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New Precast Standards Bring Goals Of Project Owners And Architects Into Alignment

The award-winning 1200 Intrepid Ave. project in the Philadelphia Navy Yard was a High Concrete Group project.

A new certification program helps project owners, architects and designers select the right architectural precast concrete producers for their jobs, allowing projects to be completed faster and more cost-effectively without sacrificing design quality.

But to get the most out of the new program, architects and owners need to understand some of the nuances that separate the four tiers of architectural precast certification. 

When it introduced the standards in Q4 2021, the Precast/Prestressed Concrete Institute said the previous one-size-fits-all certification program it had used for more than 50 years no longer met the needs of the architectural, engineering and construction community.

“Designers asked PCI to consider developing a new program that would highlight the quality skills available from the industry,” PCI President and CEO Bob Risser said when the new standards were unveiled. “The PCI board accepted the challenge and after several years of hard work by PCI members and staff, the program is underway.”

What does this mean for the architects, builders and owners of new commercial buildings? Representatives of High Concrete Group, one of the country’s largest precasters, said PCI’s new four-tiered system better aligns the expectations of project stakeholders. 

“While it is easy to see why architects and end users gravitate toward the very ornate and intricate aesthetics that precast concrete certainly offers, these designs may conflict with some of the client’s priorities," High Concrete President John J. Seroky said. "That is why it is important to work with a precaster that has an in-house design and engineering team to help ensure the right balance of aesthetics and function.” 

But in the context of PCI’s new standards, this does not mean that architects and end users need to sacrifice quality, said Jamie Sweigart, director of sales for High Concrete. 

“Today’s precast product options are not the precast concrete of years ago,” Sweigart said. “They are not limited to institutional-looking walls. There are so many features that can be added to any precast product and the new standards allow the manufacturer to produce very economical and yet very aesthetically pleasing products.”

PCI’s new system separates architectural precast products into four categories. The most stringent, known as “AA,” has the tightest product and installation requirements, and covers cladding or non-load-bearing products that feature three-dimensional or curved surfaces. 

Two other categories, AB and AC, also cover cladding or non-load-bearing precast products but with less-demanding tolerances, which establish permissible variations in product dimension and location. The least architecturally exacting category, AD, concerns structural precast products.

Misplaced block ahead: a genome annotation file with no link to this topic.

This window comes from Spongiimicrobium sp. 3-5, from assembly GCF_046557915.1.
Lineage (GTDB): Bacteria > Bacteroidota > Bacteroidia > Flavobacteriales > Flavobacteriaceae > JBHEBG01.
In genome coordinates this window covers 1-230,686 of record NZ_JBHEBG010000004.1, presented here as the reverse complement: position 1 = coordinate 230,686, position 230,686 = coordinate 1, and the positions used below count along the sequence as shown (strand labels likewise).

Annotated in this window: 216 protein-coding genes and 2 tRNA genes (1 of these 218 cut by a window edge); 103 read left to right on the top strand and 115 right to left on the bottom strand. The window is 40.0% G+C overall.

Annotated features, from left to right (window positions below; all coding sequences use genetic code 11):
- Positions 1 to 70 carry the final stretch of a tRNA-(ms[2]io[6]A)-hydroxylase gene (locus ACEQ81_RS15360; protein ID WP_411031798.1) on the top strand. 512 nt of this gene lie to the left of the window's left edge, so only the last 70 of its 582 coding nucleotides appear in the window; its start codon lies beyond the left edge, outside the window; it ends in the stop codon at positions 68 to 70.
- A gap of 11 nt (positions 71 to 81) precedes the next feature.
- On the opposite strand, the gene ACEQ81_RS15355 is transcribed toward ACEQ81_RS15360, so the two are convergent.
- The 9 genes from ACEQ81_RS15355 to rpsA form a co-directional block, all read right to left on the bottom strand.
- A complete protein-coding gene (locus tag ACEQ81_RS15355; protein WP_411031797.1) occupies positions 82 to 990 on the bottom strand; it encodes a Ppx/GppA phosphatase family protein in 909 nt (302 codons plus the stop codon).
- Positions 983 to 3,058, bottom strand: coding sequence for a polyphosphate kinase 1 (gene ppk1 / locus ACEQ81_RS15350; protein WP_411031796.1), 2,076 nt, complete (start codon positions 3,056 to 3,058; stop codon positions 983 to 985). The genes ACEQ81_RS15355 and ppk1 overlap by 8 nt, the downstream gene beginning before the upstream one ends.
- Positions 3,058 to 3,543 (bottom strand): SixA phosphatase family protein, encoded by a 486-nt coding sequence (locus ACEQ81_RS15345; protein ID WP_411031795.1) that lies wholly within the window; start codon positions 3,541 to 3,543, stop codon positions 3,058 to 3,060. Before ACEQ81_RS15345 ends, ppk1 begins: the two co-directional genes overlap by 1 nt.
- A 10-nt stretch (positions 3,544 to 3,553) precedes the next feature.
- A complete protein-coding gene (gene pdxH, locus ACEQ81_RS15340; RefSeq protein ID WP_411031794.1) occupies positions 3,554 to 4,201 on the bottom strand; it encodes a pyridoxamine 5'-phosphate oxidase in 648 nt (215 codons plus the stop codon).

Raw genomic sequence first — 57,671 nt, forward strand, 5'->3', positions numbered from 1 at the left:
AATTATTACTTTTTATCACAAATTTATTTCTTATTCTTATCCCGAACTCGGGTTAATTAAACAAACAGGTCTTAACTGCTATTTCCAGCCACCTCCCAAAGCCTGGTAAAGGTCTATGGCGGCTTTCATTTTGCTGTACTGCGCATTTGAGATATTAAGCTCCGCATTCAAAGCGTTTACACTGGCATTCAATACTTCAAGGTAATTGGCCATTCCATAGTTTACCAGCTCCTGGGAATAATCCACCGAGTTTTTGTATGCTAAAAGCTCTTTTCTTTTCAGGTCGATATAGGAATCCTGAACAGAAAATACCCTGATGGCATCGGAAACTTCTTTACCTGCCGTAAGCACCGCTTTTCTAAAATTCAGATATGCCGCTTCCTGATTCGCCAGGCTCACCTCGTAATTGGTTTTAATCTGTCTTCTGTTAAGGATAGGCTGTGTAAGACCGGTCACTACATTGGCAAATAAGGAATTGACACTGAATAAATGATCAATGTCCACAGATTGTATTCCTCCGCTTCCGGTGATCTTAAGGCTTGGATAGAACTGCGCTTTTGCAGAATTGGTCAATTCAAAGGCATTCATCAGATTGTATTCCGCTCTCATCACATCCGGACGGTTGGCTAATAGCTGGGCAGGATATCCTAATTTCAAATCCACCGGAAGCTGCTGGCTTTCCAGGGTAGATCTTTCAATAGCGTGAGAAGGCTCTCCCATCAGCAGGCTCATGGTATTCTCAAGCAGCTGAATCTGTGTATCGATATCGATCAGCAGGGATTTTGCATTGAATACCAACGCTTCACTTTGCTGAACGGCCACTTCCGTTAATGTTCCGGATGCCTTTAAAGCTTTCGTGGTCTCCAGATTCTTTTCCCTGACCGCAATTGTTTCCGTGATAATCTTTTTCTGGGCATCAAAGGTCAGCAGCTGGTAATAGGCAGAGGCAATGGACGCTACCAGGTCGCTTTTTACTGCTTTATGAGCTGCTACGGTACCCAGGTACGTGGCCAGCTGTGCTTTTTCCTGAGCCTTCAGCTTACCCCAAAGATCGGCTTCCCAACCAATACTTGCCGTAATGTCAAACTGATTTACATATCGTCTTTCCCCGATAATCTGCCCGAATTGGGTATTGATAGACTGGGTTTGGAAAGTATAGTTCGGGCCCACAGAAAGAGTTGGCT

Architects might be tempted to specify AA-level precast products for architectural applications, but most times their customers’ needs can be met with the slightly less stringent — and more budget-friendly — AB or AC standards, Sweigart said.

“The high tolerances of AA are achievable, but what architects need to know is that there are costs associated with AA,” Sweigart said. “In all the jobs we look at throughout a year’s time, you might get one project that's truly right for AA, but there's a lot of additional setup time, forming time and pouring time involved. Because the tolerances are so tight, we have to really make sure that our forms are absolutely perfect. And then once the piece is pulled out of the forms, then it's making sure the color and the finish are absolutely premium.”

Fewer than 20% of precasters are certified capable of doing AA-level work, a designation that is not easily achieved. To join that exclusive club, Sweigart said High Concrete participated in extensive and ongoing auditing and monitoring by PCI at its two plants in Ohio and Pennsylvania. 

But even with that level of commitment, Sweigart said the company doesn’t hesitate to tell a customer when they might be just as well-served by specifying products that meet the slightly less stringent AB category.

“An AB product itself is really a very high-end architectural precast product but with less of the costs of an AA product, which is significant at a time when many contractors and owners are concerned about high material and labor costs,” he said. “For most projects, everything that you need or want in a precast wall is covered through AB.” 

Whichever level of precast a project owner ultimately chooses, Sweigart said all precast products bring the same benefits to buildings. 

“It often gets overlooked by architects and owners, but precast offers a huge reduction in a completed building’s operational costs,” he said. “Precast panels provide edge-to-edge insulation, which is required today by many building codes. The concrete is absorbing heat or cold and releasing throughout the day, which ultimately reduces the demands on the building’s HVAC equipment. Precast also has a very long lifespan, which reduces maintenance or repair needs for owners.”

Any industry-wide change can lead to disruption. But in this case, the shift to using the new certification program should give project owners, architects and designers better clarity and inspiration when selecting and specifying precast concrete for their projects, Sweigart said. 

This article was produced in collaboration between Studio B and High Concrete. Bisnow news staff was not involved in the production of this content.

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